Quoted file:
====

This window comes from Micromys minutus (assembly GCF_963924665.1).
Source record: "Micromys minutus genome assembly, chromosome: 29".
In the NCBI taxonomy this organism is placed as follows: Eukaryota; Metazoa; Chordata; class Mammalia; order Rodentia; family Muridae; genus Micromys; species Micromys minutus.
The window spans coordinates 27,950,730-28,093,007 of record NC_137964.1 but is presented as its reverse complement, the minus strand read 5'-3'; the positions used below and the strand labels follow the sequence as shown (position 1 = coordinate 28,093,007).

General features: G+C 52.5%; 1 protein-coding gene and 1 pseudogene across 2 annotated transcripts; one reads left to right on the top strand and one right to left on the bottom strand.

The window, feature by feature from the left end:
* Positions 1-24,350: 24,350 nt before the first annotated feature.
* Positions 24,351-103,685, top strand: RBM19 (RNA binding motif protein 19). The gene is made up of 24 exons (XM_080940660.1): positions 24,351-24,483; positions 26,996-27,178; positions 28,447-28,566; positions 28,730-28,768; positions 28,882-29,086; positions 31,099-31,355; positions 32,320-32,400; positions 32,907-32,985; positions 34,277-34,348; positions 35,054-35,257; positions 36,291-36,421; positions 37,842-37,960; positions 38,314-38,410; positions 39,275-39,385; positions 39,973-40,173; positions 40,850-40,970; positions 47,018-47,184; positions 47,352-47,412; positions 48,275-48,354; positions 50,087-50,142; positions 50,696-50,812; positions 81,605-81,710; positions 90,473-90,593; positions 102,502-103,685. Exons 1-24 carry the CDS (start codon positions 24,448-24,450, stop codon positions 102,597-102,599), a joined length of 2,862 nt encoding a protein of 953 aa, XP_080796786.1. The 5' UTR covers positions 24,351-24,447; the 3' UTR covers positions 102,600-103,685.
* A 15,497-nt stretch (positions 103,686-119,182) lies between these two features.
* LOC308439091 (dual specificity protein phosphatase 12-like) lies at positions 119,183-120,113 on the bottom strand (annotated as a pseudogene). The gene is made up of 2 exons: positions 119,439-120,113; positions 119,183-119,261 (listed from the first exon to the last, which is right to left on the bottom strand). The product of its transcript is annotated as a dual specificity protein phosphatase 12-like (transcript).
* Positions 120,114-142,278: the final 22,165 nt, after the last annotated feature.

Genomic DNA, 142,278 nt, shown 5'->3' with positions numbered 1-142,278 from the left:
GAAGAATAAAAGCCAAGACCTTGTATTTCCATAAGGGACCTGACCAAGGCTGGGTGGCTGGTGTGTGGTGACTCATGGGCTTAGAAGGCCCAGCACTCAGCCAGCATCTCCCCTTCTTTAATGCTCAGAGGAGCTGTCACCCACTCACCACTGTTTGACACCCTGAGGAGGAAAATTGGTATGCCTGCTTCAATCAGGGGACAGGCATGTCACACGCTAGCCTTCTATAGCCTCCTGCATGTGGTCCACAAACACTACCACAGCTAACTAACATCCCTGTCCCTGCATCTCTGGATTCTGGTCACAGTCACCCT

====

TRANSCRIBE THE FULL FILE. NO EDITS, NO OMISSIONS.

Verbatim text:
This window comes from Micromys minutus (assembly GCF_963924665.1).
Source record: "Micromys minutus genome assembly, chromosome: 29".
In the NCBI taxonomy this organism is placed as follows: Eukaryota; Metazoa; Chordata; class Mammalia; order Rodentia; family Muridae; genus Micromys; species Micromys minutus.
The window spans coordinates 27,950,730-28,093,007 of record NC_137964.1 but is presented as its reverse complement, the minus strand read 5'-3'; the positions used below and the strand labels follow the sequence as shown (position 1 = coordinate 28,093,007).

General features: G+C 52.5%; 1 protein-coding gene and 1 pseudogene across 2 annotated transcripts; one reads left to right on the top strand and one right to left on the bottom strand.

The window, feature by feature from the left end:
* Positions 1-24,350: 24,350 nt before the first annotated feature.
* Positions 24,351-103,685, top strand: RBM19 (RNA binding motif protein 19). The gene is made up of 24 exons (XM_080940660.1): positions 24,351-24,483; positions 26,996-27,178; positions 28,447-28,566; positions 28,730-28,768; positions 28,882-29,086; positions 31,099-31,355; positions 32,320-32,400; positions 32,907-32,985; positions 34,277-34,348; positions 35,054-35,257; positions 36,291-36,421; positions 37,842-37,960; positions 38,314-38,410; positions 39,275-39,385; positions 39,973-40,173; positions 40,850-40,970; positions 47,018-47,184; positions 47,352-47,412; positions 48,275-48,354; positions 50,087-50,142; positions 50,696-50,812; positions 81,605-81,710; positions 90,473-90,593; positions 102,502-103,685. Exons 1-24 carry the CDS (start codon positions 24,448-24,450, stop codon positions 102,597-102,599), a joined length of 2,862 nt encoding a protein of 953 aa, XP_080796786.1. The 5' UTR covers positions 24,351-24,447; the 3' UTR covers positions 102,600-103,685.
* A 15,497-nt stretch (positions 103,686-119,182) lies between these two features.
* LOC308439091 (dual specificity protein phosphatase 12-like) lies at positions 119,183-120,113 on the bottom strand (annotated as a pseudogene). The gene is made up of 2 exons: positions 119,439-120,113; positions 119,183-119,261 (listed from the first exon to the last, which is right to left on the bottom strand). The product of its transcript is annotated as a dual specificity protein phosphatase 12-like (transcript).
* Positions 120,114-142,278: the final 22,165 nt, after the last annotated feature.

Genomic DNA, 142,278 nt, shown 5'->3' with positions numbered 1-142,278 from the left:
GAAGAATAAAAGCCAAGACCTTGTATTTCCATAAGGGACCTGACCAAGGCTGGGTGGCTGGTGTGTGGTGACTCATGGGCTTAGAAGGCCCAGCACTCAGCCAGCATCTCCCCTTCTTTAATGCTCAGAGGAGCTGTCACCCACTCACCACTGTTTGACACCCTGAGGAGGAAAATTGGTATGCCTGCTTCAATCAGGGGACAGGCATGTCACACGCTAGCCTTCTATAGCCTCCTGCATGTGGTCCACAAACACTACCACAGCTAACTAACATCCCTGTCCCTGCATCTCTGGATTCTGGTCACAGTCACCCT